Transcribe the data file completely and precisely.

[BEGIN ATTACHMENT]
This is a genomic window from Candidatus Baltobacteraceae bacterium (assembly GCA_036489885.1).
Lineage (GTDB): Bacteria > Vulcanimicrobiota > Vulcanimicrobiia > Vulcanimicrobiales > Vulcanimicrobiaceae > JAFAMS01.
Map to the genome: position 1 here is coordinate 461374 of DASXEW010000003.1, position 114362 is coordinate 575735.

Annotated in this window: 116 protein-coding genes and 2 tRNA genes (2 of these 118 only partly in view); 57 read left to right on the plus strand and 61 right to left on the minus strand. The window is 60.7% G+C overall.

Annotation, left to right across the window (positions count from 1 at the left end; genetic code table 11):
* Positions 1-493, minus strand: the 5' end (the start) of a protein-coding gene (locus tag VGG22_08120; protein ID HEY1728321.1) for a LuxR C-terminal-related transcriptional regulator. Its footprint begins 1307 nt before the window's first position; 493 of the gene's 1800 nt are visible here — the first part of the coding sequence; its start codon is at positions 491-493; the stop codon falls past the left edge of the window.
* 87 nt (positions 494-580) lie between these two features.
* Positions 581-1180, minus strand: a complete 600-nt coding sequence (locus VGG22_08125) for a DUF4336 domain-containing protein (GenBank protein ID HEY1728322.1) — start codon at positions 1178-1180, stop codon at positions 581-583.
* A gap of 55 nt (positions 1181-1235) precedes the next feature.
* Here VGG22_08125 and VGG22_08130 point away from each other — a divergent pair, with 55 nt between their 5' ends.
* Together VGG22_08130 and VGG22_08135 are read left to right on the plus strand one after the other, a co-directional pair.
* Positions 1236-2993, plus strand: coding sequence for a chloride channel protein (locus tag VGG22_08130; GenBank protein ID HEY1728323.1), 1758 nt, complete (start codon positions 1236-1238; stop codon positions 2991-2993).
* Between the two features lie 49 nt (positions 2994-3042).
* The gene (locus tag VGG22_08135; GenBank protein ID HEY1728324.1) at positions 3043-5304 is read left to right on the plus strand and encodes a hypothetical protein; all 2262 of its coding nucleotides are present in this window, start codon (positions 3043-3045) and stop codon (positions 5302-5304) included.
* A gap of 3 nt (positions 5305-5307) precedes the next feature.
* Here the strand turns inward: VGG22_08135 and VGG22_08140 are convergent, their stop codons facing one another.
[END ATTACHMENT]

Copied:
This is a genomic window from Candidatus Baltobacteraceae bacterium (assembly GCA_036489885.1).
Lineage (GTDB): Bacteria > Vulcanimicrobiota > Vulcanimicrobiia > Vulcanimicrobiales > Vulcanimicrobiaceae > JAFAMS01.
Map to the genome: position 1 here is coordinate 461374 of DASXEW010000003.1, position 114362 is coordinate 575735.

Annotated in this window: 116 protein-coding genes and 2 tRNA genes (2 of these 118 only partly in view); 57 read left to right on the plus strand and 61 right to left on the minus strand. The window is 60.7% G+C overall.

Annotation, left to right across the window (positions count from 1 at the left end; genetic code table 11):
* Positions 1-493, minus strand: the 5' end (the start) of a protein-coding gene (locus tag VGG22_08120; protein ID HEY1728321.1) for a LuxR C-terminal-related transcriptional regulator. Its footprint begins 1307 nt before the window's first position; 493 of the gene's 1800 nt are visible here — the first part of the coding sequence; its start codon is at positions 491-493; the stop codon falls past the left edge of the window.
* 87 nt (positions 494-580) lie between these two features.
* Positions 581-1180, minus strand: a complete 600-nt coding sequence (locus VGG22_08125) for a DUF4336 domain-containing protein (GenBank protein ID HEY1728322.1) — start codon at positions 1178-1180, stop codon at positions 581-583.
* A gap of 55 nt (positions 1181-1235) precedes the next feature.
* Here VGG22_08125 and VGG22_08130 point away from each other — a divergent pair, with 55 nt between their 5' ends.
* Together VGG22_08130 and VGG22_08135 are read left to right on the plus strand one after the other, a co-directional pair.
* Positions 1236-2993, plus strand: coding sequence for a chloride channel protein (locus tag VGG22_08130; GenBank protein ID HEY1728323.1), 1758 nt, complete (start codon positions 1236-1238; stop codon positions 2991-2993).
* Between the two features lie 49 nt (positions 2994-3042).
* The gene (locus tag VGG22_08135; GenBank protein ID HEY1728324.1) at positions 3043-5304 is read left to right on the plus strand and encodes a hypothetical protein; all 2262 of its coding nucleotides are present in this window, start codon (positions 3043-3045) and stop codon (positions 5302-5304) included.
* A gap of 3 nt (positions 5305-5307) precedes the next feature.
* Here the strand turns inward: VGG22_08135 and VGG22_08140 are convergent, their stop codons facing one another.